Figure 4 shows a Macro that prints labels for correct cable assemblies, logs test results to disk, and prints an error report (the "difference list") should any problems be found.
The first line of this Macro brings up an entry screen that allows the operator to enter the name of the assembly to be tested. Alternatively, you may use a bar code reader in place of the computer's keyboard to enter this information. If desired, you may embed the count value produced by the Macro within notes or label text to create serialized labels and documentation.
Our experience shows that test technicians who have not previously worked with PCs experience a fairly short learning curve in adapting to this equipment. We rely on predictable, stable, menu-driven software with easy-to-understand messages, and an on-screen help system with page references to the User's Guide. Within a week, most technicians are comfortable with CableEye, productive, and have no wish to look back at their old benchtop testers.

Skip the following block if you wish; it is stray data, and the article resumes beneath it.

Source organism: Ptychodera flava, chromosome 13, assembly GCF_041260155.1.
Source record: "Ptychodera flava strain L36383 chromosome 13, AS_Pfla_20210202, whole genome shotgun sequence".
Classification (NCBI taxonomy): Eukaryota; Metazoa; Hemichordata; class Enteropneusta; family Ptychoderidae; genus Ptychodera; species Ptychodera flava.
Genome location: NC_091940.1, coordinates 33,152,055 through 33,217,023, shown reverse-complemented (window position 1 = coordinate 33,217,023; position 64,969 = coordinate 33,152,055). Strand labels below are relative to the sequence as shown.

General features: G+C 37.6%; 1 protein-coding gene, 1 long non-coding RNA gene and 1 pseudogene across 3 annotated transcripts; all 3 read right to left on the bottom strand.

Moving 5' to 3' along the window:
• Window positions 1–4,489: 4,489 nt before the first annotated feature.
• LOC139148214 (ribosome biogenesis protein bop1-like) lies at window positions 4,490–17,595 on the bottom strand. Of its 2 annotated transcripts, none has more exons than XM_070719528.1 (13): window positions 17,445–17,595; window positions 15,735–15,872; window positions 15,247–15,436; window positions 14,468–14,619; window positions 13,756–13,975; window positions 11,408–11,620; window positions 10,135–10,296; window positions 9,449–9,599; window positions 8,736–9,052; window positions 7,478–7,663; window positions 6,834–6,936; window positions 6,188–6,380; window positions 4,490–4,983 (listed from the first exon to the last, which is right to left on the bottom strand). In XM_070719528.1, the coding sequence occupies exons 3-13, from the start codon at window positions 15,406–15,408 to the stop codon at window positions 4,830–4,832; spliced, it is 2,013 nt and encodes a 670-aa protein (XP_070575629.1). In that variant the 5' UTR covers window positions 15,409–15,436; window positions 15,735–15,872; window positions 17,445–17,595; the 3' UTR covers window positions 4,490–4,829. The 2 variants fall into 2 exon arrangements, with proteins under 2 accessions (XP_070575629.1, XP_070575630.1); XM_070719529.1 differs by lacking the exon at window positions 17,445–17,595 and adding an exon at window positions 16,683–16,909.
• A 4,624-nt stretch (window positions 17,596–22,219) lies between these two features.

Richard Eich, Electronics Design Engineer
Handi Quilter Inc.
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CableEye is an expandable and upgradable diagnostic and Pass/Fail Cable and Harness Test System that’s PC-based. It’s used for assembly, prototyping, production, and QC of standard or custom wire cables and harnesses, and comes in six models:
Low Voltage: M2U-basic, M2U
For diagnostic and Pass/Fail Testing - Find, display, log, & document: continuity (opens, shorts, miswires), and intermittent connections
Low Voltage: M3U, M3UH
For all of the above plus resistance (contact, isolation, embedded), and diodes (orientation, forward voltage, reverse breakdown).
Low Voltage and High Voltage: HVX, HVX-21
For all of the above plus HiPot (dielectric withstand voltage and insulation resistance).